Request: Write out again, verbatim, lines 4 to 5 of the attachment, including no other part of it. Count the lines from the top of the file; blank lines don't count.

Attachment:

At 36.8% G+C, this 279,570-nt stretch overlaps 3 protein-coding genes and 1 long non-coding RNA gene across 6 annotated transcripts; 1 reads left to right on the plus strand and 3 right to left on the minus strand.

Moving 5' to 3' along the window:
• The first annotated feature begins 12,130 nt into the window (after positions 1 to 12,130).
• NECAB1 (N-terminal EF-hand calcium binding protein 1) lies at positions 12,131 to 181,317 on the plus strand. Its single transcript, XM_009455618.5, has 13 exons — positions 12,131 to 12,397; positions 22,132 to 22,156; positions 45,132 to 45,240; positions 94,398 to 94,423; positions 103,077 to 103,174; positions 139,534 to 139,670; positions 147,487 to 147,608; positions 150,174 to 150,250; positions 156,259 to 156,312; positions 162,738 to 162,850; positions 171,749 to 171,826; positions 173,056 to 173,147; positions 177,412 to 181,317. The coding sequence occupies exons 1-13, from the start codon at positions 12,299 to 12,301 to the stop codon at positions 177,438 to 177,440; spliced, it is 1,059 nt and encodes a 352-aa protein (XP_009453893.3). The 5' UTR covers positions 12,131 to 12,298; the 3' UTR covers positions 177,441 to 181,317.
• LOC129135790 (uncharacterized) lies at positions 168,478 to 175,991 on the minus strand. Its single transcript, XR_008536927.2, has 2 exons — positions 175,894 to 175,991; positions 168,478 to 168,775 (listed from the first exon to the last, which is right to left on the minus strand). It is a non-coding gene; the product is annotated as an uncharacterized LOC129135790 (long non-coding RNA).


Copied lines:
• NECAB1 (N-terminal EF-hand calcium binding protein 1) lies at positions 12,131 to 181,317 on the plus strand. Its single transcript, XM_009455618.5, has 13 exons — positions 12,131 to 12,397; positions 22,132 to 22,156; positions 45,132 to 45,240; positions 94,398 to 94,423; positions 103,077 to 103,174; positions 139,534 to 139,670; positions 147,487 to 147,608; positions 150,174 to 150,250; positions 156,259 to 156,312; positions 162,738 to 162,850; positions 171,749 to 171,826; positions 173,056 to 173,147; positions 177,412 to 181,317. The coding sequence occupies exons 1-13, from the start codon at positions 12,299 to 12,301 to the stop codon at positions 177,438 to 177,440; spliced, it is 1,059 nt and encodes a 352-aa protein (XP_009453893.3). The 5' UTR covers positions 12,131 to 12,298; the 3' UTR covers positions 177,441 to 181,317.
• LOC129135790 (uncharacterized) lies at positions 168,478 to 175,991 on the minus strand. Its single transcript, XR_008536927.2, has 2 exons — positions 175,894 to 175,991; positions 168,478 to 168,775 (listed from the first exon to the last, which is right to left on the minus strand). It is a non-coding gene; the product is annotated as an uncharacterized LOC129135790 (long non-coding RNA).